- Surgeons foresee three out of every four elective procedures returning by September, according to findings from a recent survey led by Bain & Company's healthcare team.
- The survey of 366 physicians and 75 administrators conducted in late May also found 60% of respondents believe their organization is completely equipped for the return of elective procedures, up from 45% when Bain presented the same query a month prior.
- Such optimism tracks with recent commentary by medtech management teams at investor conferences, many of which suggested forecasts given going into the second quarter may have been overly conservative.
Medtech companies' calls with investors following the first quarter offered some stark figures on the steep drop-off in elective procedures in light of COVID-19.
BD said its surgery revenues were down as much as 70% in April. Stryker, which estimated half of its business was vulnerable to deferrable procedures, projected a nearly 40% drop in April sales. At Boston Scientific and Smith & Nephew, that revenue cut was closer to 50%. Intuitive Surgical, one of the earliest major medtechs to report earnings, said da Vinci robot use fell 65% in late March.
But since sharing those figures, the pace of return for lucrative elective procedures has improved, according to commentary from recent investor presentations. CMS on Tuesday took further steps encouraging patients to seek deferred care, although it said higher risk patients should still avoid major surgeries for the time being.
Based on responses collected by Bain from 160 interventional cardiologists, cardiac surgeons, neurosurgeons, orthopaedic surgeons and general surgeons, on average the physicians expect surgery volumes to reach 60% of last year's level this month, and 75% come September.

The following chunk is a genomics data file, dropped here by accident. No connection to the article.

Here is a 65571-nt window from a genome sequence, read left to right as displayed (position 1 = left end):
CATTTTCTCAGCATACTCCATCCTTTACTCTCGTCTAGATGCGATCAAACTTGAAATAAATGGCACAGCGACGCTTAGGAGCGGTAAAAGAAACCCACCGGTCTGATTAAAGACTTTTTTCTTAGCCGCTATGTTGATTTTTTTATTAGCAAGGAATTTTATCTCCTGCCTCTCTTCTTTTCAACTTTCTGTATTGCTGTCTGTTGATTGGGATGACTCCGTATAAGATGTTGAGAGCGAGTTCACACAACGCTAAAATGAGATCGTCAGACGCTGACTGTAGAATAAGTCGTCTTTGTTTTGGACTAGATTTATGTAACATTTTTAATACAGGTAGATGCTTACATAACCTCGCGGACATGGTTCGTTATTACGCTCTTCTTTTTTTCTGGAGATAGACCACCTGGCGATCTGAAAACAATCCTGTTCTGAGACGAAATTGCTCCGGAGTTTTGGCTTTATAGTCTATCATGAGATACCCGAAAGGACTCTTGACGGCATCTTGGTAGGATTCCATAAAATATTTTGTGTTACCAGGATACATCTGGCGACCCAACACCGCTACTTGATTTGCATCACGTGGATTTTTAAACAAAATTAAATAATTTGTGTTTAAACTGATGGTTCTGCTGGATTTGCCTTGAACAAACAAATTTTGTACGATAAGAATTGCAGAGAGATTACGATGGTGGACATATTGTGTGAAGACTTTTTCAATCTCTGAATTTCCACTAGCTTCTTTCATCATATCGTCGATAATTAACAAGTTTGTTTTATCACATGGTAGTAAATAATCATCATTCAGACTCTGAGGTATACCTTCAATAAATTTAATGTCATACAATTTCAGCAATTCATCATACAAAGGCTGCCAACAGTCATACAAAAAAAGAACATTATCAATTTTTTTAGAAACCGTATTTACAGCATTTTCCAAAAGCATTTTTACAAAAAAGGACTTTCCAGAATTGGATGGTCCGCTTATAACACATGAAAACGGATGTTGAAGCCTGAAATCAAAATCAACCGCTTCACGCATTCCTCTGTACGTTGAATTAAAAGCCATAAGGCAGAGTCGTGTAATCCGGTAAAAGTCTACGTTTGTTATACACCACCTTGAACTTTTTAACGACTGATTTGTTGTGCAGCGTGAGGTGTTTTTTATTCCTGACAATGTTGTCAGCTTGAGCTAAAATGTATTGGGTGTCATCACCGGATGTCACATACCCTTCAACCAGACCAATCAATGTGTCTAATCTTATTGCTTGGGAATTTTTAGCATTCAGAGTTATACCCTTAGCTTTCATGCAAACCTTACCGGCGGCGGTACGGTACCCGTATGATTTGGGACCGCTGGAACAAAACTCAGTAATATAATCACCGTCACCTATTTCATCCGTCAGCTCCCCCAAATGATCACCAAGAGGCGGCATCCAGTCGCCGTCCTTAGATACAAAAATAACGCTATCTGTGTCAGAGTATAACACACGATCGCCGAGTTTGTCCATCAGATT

Tim van Biesen, who heads Bain's global healthcare practice, noted that while "there's a huge amount of regional variability in the United States," recent numbers are "a really good canary in the coal mine that this will come back quite quickly."
Across both device and diagnostic companies, execs have hinted at better-than-feared results this quarter.
Hologic, for example, updated investors Monday that its surgical revenue this quarter will likely decline 65% to 70%, but the business is recovering faster than expected. Offsetting some of those declines, it's seen a bump to its diagnostics business from COVID-19 tests, expecting revenue in the unit to grow 20% to 25% this quarter.
Likewise, Quest Diagnostics, which had noted that a surge in COVID-19 testing did not offset the drop-off in routine testing volumes, told investors last week that while the company has continued to experience a material decline in its testing volumes since its first quarter earnings call, its base business has recovered faster than anticipated. It's been buoyed by business in parts of the U.S. where economies have reopened, and if trends continue, second quarter earnings per share could break even or be slightly profitable, the company said.
As for Medtronic, May and June procedure recovery "continue to outpace what we anticipated," new CEO Geoff Martha said Tuesday during a Q&A at the Goldman Sachs Global Healthcare Conference. In particular, Medtronic's cardiovascular and spine businesses performed better than expected. While Medtronic had cautioned its current quarter may be worse than its recently reported fiscal fourth quarter, Martha said it should actually be in line.
Despite resumption of elective procedures, healthcare facilities aren't necessarily ready to support the full return of medical device representatives. More than 60% of Bain's survey respondents expect there to be in-person restrictions on medtech rep visits even as COVID-19 treatments and vaccines become available, whether those reps are doing sales or providing technical support.
As elective care resumed in some parts of the country, AdvaMed issued re-entry guidance May 19 jointly developed with the American Hospital Association and Association of periOperative Registered Nurses in part covering symptom screening, testing, and PPE recommendations for medical device reps. AdvaMed said Wednesday an additional 26 healthcare organizations had signed onto the guidance, including the Ambulatory Surgery Center Association, American College of Surgeons and American Academy of Orthopaedic Surgeons.